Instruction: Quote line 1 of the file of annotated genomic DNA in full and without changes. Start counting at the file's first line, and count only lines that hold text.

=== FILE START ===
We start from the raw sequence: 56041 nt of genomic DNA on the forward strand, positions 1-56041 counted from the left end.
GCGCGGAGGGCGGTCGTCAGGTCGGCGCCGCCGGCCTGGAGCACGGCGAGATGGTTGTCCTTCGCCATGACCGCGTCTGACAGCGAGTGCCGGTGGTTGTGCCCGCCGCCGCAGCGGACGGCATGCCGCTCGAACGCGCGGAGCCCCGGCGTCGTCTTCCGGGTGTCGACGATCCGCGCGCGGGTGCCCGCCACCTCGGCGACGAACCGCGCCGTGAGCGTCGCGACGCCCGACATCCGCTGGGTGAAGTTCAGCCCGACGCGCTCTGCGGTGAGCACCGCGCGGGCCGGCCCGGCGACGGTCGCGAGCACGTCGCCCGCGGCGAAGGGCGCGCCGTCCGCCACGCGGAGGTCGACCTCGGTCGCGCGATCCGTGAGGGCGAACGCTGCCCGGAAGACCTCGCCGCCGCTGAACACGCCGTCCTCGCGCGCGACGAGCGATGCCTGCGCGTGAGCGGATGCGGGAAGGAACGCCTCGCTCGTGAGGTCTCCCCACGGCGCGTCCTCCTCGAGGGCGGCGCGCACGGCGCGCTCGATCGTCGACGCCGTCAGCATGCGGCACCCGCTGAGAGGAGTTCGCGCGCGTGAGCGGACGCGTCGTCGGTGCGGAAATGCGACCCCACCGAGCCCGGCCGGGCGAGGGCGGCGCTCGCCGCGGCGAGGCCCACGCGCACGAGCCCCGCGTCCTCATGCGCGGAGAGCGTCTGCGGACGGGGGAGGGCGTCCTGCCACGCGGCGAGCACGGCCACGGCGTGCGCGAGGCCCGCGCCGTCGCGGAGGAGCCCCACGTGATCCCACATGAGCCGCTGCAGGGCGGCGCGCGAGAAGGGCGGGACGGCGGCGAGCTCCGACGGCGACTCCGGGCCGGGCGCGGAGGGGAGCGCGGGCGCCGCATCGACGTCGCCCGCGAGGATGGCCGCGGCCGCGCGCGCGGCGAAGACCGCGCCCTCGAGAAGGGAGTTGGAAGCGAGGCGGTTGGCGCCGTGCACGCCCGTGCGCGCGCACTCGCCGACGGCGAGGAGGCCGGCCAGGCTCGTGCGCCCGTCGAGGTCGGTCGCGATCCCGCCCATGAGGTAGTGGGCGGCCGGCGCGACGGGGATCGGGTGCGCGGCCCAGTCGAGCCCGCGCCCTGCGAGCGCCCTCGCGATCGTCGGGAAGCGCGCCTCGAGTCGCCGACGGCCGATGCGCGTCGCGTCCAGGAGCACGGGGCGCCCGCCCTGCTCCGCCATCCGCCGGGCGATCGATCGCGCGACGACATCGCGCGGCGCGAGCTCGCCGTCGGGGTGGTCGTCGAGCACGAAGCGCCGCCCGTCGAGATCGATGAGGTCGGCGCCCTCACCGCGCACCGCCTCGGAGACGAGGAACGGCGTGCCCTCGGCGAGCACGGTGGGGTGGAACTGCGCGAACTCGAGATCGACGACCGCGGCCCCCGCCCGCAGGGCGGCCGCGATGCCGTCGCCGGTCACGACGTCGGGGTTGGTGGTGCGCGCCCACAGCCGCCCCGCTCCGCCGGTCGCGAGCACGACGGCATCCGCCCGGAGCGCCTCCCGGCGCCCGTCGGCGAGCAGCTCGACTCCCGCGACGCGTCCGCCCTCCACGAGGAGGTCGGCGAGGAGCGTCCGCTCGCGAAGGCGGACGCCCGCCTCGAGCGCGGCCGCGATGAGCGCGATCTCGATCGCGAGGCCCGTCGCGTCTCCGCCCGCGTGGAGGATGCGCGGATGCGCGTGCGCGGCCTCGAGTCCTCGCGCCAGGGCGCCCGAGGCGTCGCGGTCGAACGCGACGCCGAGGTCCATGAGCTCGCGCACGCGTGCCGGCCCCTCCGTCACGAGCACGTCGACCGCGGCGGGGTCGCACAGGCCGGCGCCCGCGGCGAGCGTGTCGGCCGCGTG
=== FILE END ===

We start from the raw sequence: 56041 nt of genomic DNA on the forward strand, positions 1-56041 counted from the left end.